New York – We have been receiving many emails in response to my introduction to the last issue of the newsletter. Art dealers, collectors and peers have written to say that my lament at the shrinking middle of the art market, as epitomized by Andrea Rosen’s unexpected and instantaneous closure of her gallery, rang a loud bell of recognition.
The tone of what I wrote was perhaps somewhat apocalyptic (even if appropriately so). So it was a pleasure recently to walk into an exhibition of new photographs by Roe Ethridge at Andrew Kreps Gallery (“American Spirit”, until April 8)—a fantastically uplifting experience created by a mid-market artist for a mid-market gallery. (OK, I won’t use that phrase again; mid-market sounds so, well, middling. The problem isn’t the art: it’s the market that is failing the art.)
With a characteristically broad range of images (both natural and staged photographs mashed together in a happy honeymoon), Ethridge seems to have taken the position that a down moment requires an up response. In this body of work, he fights doom with a smile: a fresh, direct but complex smile. There are pictures of beautiful women; blue roses on American Spirit cigarette packs; vast American landscapes; a calming display of crystals (heal thyself); and even a photograph of an American flag—a white Jasper Johns painting of the American flag which has been reproduced at such a low resolution that it would ordinarily not make the cut.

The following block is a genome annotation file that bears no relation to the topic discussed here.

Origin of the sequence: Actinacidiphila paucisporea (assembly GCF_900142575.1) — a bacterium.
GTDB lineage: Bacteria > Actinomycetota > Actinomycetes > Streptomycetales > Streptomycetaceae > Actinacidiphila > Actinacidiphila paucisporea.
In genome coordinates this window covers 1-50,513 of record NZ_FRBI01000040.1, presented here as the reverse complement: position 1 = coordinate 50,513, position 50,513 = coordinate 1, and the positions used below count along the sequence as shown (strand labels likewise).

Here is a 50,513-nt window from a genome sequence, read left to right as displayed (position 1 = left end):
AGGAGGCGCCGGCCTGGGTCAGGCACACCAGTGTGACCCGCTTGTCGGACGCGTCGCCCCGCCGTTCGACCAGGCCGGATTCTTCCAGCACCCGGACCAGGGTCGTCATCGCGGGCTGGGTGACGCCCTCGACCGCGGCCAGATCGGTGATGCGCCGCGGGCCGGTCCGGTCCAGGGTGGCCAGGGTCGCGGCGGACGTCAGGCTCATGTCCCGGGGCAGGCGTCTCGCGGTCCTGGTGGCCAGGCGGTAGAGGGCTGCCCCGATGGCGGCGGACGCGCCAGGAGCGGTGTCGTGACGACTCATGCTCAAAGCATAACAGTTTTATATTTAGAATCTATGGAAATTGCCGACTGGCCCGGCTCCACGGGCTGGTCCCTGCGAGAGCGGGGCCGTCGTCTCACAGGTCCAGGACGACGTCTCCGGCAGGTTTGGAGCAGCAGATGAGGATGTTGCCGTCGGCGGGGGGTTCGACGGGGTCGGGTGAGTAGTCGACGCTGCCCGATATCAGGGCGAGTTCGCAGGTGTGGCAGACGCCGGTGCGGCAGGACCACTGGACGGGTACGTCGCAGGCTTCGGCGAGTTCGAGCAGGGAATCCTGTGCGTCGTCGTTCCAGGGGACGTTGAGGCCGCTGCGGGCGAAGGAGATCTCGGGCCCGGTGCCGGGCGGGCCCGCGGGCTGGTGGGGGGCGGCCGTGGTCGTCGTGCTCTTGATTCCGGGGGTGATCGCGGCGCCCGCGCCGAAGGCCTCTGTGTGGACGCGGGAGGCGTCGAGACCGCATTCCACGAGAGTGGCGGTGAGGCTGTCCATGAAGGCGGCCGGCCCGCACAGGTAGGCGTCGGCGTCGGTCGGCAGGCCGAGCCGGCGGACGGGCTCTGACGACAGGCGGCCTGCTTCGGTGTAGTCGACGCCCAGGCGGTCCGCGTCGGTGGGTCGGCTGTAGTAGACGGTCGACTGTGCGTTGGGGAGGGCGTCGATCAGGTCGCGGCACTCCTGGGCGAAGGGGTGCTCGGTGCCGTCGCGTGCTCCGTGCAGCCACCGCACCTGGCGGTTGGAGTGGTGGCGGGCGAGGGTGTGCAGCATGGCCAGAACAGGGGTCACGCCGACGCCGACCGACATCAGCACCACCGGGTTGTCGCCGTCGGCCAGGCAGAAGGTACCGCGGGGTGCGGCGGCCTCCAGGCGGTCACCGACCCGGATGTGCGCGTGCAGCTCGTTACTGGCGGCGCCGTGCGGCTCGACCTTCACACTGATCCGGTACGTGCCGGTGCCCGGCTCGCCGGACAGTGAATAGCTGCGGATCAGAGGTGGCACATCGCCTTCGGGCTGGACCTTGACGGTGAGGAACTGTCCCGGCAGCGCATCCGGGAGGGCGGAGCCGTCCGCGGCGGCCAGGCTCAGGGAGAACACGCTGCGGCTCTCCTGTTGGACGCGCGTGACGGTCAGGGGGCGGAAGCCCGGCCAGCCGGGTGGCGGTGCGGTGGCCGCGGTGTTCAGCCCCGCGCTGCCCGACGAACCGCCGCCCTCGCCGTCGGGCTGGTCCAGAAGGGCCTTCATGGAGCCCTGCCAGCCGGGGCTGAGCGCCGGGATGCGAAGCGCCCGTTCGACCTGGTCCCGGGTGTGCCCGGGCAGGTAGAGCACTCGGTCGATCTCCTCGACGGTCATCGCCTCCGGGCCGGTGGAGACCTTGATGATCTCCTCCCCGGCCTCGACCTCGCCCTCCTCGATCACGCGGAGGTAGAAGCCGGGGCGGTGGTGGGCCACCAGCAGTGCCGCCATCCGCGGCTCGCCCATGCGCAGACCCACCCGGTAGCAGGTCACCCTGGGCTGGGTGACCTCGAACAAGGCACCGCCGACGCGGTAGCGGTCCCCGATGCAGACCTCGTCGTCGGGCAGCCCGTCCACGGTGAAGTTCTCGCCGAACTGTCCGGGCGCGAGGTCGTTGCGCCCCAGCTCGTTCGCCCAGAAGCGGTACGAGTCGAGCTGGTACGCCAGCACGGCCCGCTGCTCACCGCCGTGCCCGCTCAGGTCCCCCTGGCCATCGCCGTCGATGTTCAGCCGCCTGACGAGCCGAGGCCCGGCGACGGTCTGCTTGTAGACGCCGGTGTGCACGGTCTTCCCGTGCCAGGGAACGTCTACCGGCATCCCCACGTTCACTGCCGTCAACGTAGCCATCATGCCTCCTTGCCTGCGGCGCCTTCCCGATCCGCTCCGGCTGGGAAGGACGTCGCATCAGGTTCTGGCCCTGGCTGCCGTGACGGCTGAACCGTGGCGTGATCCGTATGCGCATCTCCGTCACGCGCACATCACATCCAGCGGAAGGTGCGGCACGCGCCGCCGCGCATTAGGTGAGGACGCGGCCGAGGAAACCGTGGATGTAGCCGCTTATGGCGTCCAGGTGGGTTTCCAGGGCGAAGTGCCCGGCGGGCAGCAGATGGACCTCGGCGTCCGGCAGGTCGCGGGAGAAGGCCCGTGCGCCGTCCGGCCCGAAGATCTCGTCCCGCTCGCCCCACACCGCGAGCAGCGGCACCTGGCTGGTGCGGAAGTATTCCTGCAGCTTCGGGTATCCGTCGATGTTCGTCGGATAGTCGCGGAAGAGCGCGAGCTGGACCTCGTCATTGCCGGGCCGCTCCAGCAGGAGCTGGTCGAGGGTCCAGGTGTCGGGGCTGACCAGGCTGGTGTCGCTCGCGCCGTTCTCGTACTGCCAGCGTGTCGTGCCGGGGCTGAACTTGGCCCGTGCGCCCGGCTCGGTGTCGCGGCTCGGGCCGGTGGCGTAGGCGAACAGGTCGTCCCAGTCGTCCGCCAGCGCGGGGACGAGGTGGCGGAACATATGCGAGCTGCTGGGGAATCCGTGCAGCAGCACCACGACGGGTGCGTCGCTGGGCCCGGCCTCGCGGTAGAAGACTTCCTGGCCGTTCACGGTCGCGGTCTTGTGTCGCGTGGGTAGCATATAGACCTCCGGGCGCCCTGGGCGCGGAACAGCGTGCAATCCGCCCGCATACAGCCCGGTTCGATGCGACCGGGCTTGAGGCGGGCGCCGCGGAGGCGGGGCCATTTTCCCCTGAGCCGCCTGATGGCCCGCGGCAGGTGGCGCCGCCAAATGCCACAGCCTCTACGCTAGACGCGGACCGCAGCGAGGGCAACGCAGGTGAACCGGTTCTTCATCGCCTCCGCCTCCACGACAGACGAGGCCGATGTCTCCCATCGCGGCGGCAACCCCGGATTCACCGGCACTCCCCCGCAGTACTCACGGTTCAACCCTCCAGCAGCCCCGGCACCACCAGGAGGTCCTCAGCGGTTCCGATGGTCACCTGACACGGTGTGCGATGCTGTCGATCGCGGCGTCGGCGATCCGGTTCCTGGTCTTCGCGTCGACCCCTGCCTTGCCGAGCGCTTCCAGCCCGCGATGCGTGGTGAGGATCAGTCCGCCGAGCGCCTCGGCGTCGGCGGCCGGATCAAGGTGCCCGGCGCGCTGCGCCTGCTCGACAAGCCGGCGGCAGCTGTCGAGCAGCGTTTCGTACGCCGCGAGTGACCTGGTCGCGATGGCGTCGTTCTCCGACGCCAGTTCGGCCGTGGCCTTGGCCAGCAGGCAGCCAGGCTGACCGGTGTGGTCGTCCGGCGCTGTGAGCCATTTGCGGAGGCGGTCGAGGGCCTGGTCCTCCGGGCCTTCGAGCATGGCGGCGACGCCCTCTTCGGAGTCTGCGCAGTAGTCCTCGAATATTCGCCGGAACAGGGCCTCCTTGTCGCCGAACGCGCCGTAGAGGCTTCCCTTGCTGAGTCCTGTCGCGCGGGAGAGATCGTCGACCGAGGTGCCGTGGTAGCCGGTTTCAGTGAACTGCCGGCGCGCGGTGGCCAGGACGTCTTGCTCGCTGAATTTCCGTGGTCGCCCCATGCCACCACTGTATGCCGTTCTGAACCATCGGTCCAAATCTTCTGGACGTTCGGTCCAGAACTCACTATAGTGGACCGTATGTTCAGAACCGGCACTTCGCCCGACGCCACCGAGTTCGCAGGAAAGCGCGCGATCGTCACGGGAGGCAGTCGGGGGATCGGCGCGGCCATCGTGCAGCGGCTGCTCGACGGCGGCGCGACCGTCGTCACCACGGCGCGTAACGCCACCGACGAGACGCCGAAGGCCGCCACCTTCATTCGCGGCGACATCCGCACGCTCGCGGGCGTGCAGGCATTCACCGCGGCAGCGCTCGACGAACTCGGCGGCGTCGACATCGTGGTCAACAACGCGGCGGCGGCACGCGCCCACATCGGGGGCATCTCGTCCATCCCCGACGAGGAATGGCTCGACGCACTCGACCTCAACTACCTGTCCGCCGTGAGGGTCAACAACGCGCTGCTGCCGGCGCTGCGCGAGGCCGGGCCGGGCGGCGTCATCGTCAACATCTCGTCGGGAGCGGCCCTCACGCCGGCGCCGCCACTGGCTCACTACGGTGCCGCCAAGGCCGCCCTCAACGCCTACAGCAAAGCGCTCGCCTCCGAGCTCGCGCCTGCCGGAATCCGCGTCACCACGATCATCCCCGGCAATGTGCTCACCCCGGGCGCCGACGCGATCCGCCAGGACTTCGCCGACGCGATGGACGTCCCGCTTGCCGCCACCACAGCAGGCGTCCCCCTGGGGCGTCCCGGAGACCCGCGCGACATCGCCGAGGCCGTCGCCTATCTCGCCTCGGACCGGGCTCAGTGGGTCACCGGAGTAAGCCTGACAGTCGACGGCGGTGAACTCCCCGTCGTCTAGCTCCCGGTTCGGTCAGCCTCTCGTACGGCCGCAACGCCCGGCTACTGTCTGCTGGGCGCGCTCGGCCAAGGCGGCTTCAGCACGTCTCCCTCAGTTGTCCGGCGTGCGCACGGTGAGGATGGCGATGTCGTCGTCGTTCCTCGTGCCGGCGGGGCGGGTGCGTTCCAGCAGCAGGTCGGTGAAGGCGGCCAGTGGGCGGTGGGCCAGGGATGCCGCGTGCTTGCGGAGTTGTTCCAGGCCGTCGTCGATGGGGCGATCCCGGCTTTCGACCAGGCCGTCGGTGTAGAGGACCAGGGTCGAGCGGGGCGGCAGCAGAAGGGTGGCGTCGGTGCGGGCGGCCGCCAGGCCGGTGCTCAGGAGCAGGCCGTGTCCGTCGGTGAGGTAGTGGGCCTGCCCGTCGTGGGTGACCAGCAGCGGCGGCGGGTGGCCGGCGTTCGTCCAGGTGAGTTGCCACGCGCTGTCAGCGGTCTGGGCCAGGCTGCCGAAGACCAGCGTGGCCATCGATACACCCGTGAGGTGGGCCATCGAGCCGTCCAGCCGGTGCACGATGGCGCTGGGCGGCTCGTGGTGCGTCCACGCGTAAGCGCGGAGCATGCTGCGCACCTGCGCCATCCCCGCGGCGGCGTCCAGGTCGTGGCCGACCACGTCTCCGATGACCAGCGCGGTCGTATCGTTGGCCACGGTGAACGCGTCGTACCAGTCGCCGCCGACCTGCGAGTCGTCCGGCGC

But even this dirty-snow-white cloud of an American flag—iconic from afar and almost abstract up close—made me smile. The photograph, called Johns Flag (2011-17), somehow sums up an exhibition that reminds one of that specifically American brand of optimism that has been less evident in parts of our industry and country lately.
Ethridge has mastered a kind of synthetic naturalism with his works that are at once fabricated and yet convincingly real. I guess that I was more focused on their exquisite post-Pictures artificiality when I viewed them in the past, but with this new work, and its sly optimism, it is the warm, reassuring naturalism of Ethridge’s staged vision that seems intentionally—perhaps willfully—well timed.